◊(Local Yarn Code "Check-in [71aa7cd9]")

Overview
Comment:Filling in tour, design
Timelines: family | ancestors | descendants | both | doc-expansion
Files: files | file ages | folders
SHA3-256: 71aa7cd9450071db92551bc82c25c0fdce0c785062eedccc37d1ebb495b28a84
User & Date: joel on 2020-01-19 05:35:13
Other Links: branch diff | manifest | tags
Context
2020-01-19
20:49
scribble edits check-in: ead156b1 user: joel tags: doc-expansion
05:35
Filling in tour, design check-in: 71aa7cd9 user: joel tags: doc-expansion
04:36
Add custom Scribble styles check-in: c7350de0 user: joel tags: doc-expansion
Changes

Modified code-docs/design.scrbl from [3cfd26b5] to [7f7e48a9].

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@; This file is licensed under the Blue Oak Model License 1.0.0.

@(require "scribble-helpers.rkt"
          racket/runtime-path)

@(require (for-label racket/base))

@title{Design and Layout}

The design and implementation of @italic{The Local Yarn} are guided by a few basic requirements that
have evolved since I started the site in 1999.


@itemlist[
  @item{@bold{The writing will live in two places: on a web server, and on bookshelves.} The web

  server, because it’s a fun, fast way to publish writing and code to the whole world (you knew that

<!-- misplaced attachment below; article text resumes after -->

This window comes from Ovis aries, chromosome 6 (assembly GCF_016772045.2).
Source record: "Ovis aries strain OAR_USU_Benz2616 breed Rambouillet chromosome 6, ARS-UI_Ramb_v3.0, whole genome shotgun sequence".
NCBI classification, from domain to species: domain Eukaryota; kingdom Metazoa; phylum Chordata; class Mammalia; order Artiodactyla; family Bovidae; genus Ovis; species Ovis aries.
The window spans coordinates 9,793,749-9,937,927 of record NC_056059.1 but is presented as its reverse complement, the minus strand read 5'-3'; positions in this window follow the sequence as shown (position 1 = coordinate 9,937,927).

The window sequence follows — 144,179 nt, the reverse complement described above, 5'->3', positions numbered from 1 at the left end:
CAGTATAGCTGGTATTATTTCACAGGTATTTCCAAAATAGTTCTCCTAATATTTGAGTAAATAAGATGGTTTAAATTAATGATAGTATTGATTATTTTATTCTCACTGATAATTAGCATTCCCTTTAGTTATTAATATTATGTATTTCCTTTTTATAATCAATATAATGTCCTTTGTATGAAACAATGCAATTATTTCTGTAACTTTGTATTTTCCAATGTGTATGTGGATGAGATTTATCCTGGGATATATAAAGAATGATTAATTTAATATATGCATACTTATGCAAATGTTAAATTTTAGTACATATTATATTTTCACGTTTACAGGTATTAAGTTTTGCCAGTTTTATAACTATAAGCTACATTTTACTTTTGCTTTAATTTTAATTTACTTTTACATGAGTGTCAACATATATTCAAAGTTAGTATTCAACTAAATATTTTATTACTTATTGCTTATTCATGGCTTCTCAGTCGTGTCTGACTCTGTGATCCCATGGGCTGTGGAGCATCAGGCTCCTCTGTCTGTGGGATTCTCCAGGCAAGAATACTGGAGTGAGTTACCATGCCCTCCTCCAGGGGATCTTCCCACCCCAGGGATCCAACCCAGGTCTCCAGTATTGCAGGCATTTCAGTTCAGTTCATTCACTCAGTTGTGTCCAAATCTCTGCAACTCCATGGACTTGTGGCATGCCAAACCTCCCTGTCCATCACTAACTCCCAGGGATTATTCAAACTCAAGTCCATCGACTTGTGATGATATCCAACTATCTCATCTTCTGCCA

already); but also on bookshelves, because
  @ext-link["https://thelocalyarn.com/excursus/secretary/posts/web-books.html"]{a web server is like
  a projector}, and I want to be able to turn it off someday and still have something to show for
  all my work. Plus, I just like printed books.}

  @item{@bold{Addenda to older writings should be highly visible.} I like to revisit, resurface and
  amend things I’ve written before. Views change, new ideas come along. In a typical blog the focus
  is always at whatever’s happening at the head of the time stream; an addendum to an older post is,
  for all practical purposes, invisible and nearly useless. I want them to be extremely visible.
  These addenda should also be able to mark major shifts in the author’s own perspective on what
  they originally wrote.}

  @item{@bold{Finally: everything produced here, both in print and on the web, should look good.}}